Tuesday, August 17, 2010

Aug 17, 2010: Tofu Tuesday

Things have been busy so I haven't had much blogging time, but it's time for another edition of Tofu Tuesday.

I've been fascinated with the cookbook "Land of Plenty" by Fuchsia Dunlop. I've never had Sichuan cuisine, at least not that I know of, but the recipes I've tried in this book have been flavorful and not overwhelmingly spicy hot. I also enjoy the author presenting authentic recipes that haven't been rewritten (read: toned down) for a Western audience.

Today's recipe is "Fish-Fragrant Bean Curd". There's no fish in it, but in Chinese cooking (at least in Cantonese cookin, which is what I'm familiar with) Fish is usually cooked with garlic, ginger and green onions. Since this is a Sichuanese cookbook, the addition of pickled chili peppers is added to give the tofu a fish frangrance.

Fish-Fragrant Bean Curd
3 T Peanut Oil [I used 2 T Canola Oil]
1 T Ginger, finely chopped
1 T Garlic, finely chopped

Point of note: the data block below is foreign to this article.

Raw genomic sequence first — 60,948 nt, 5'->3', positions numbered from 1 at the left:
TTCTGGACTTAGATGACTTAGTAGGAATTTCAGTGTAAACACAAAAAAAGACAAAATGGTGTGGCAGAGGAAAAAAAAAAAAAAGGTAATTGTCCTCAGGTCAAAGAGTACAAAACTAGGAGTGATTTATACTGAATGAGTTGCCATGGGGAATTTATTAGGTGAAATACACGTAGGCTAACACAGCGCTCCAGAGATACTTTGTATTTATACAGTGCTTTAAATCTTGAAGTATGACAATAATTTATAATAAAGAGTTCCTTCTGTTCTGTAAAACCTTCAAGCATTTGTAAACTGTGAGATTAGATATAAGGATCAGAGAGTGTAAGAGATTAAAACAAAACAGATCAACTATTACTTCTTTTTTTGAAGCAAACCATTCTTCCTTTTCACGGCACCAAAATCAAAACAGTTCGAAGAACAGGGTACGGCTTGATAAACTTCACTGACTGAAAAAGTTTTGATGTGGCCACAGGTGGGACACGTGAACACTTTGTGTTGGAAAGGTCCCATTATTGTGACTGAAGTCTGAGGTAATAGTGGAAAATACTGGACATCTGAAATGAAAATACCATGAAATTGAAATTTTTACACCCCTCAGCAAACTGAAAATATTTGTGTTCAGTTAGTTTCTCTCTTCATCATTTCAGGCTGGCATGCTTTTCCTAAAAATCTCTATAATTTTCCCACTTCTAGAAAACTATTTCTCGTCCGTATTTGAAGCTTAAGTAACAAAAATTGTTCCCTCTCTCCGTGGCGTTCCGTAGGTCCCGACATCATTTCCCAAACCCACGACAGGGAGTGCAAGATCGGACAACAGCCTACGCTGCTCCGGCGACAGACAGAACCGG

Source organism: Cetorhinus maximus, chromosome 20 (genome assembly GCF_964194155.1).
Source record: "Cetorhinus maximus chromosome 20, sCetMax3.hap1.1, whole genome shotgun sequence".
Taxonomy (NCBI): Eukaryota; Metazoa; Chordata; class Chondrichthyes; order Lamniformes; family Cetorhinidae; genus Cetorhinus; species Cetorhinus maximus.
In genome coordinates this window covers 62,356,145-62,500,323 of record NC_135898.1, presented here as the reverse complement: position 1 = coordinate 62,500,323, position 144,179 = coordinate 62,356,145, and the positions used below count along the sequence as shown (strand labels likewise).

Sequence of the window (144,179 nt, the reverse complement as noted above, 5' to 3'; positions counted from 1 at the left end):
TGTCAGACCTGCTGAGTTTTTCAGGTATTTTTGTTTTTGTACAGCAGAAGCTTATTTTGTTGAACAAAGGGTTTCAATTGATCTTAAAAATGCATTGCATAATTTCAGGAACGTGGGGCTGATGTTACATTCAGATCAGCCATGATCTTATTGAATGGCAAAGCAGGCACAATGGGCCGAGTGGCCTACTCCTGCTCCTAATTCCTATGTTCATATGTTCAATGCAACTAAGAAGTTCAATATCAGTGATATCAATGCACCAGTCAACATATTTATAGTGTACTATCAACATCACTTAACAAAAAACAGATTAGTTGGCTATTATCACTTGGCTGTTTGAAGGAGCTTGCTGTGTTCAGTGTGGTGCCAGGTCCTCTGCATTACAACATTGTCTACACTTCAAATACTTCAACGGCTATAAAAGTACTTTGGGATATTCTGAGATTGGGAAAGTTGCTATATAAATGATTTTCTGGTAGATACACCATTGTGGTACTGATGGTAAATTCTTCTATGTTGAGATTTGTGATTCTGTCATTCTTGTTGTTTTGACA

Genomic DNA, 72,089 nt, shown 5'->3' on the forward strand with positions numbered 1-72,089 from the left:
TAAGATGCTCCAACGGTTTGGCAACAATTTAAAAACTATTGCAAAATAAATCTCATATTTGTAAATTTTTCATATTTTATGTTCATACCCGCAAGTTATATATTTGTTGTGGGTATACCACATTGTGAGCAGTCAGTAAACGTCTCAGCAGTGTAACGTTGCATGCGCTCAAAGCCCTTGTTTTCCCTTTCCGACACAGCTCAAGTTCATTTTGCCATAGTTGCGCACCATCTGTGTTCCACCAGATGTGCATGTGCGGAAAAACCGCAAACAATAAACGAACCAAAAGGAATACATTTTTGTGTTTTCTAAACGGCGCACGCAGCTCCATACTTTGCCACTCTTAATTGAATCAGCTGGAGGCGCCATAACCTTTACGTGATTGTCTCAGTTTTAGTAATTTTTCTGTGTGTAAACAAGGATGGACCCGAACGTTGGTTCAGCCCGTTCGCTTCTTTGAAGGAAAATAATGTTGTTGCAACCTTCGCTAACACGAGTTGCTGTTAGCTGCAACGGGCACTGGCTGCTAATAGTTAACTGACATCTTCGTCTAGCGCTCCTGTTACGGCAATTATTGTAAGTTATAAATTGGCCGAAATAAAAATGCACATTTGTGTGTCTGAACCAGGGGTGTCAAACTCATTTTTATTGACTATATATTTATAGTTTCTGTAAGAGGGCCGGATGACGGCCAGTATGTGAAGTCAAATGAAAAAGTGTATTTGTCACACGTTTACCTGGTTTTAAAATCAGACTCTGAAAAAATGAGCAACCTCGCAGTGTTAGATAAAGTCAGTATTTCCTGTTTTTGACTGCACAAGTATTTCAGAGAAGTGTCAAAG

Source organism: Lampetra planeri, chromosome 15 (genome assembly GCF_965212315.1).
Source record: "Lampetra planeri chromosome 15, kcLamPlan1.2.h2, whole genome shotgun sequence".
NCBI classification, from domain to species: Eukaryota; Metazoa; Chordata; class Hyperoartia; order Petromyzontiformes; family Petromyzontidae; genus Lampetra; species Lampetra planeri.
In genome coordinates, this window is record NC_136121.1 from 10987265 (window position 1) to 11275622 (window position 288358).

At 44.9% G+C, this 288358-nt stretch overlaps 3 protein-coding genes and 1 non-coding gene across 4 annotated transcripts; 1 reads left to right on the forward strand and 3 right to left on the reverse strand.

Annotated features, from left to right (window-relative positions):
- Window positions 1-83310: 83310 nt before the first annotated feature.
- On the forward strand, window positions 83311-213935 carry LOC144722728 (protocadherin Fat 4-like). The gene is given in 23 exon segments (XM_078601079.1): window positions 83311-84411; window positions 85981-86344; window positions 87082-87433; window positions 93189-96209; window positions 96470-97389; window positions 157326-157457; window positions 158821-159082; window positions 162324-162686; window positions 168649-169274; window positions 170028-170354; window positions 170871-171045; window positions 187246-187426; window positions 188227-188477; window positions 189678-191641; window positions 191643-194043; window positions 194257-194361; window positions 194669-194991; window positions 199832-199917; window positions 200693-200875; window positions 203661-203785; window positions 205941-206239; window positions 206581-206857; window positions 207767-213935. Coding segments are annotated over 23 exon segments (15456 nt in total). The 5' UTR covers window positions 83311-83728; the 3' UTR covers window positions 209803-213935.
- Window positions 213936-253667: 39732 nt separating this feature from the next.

3 Scallions, white part cut at a steep diagonal
2 T Pickled Chili Paste
8 oz Deep Fried Bean Curd [I had firm tofu so I pan-fried until crispy]
3/4 C Stock [I used chicken buillon]
2 T Soy Sauce
1 t sugar
1/4 t salt [I left the salt out since I used buillon]
Green onion tops for garnish, sliced.

The fish fragrant flavors - starting on the right going left:
Minced garlic and ginger; Green Onion and Pickled Chilies.
This is my first time using pickled chilies so I didn't know what to expect. Tasting them as-is, I taste a salty, slightly tangy chili. The heat is really mild.

Since I didn't have deep fried bean curd, I pan-fried the tofu in a non-stick pan with about 1 or 2 T of oil. Flipping to ensure even browning.

Onto the recipe:

1) Heat the 3 (or 2) T of oil until smoking. Add the garlic, ginger and chilies and saute to release the flavors, about 1 minute. The pepper while mild did get me coughing a little.

2) Add the rest of the ingredients - tofu, stock, soy sauce and sugar.
Turn down the heat to simmer and allow the moisture to evaporate.
With all of the moisture evaporated, the tofu will sizzle again.
Optional: at this point I added the green onion tops to cook for a minute.

The Finished Dish served family style.

A simple dish with a lot of flavor. The chilies did not add a lot of heat, but their presence was a subtle and flavorful. By allowing the stock to reduce, the tofu obtained a light glaze from the reduction.

Overall, a delicious dish.

I served with brown rice and steamed Nappa cabbage, which is typical of a Chinese meal.
Flavor centerpiece dish with vegetables served on the side... All meant to flavor the brown rice.

1 comment:

chef_d said...

This tofu recipe looks very delicious! Thanks for sharing :)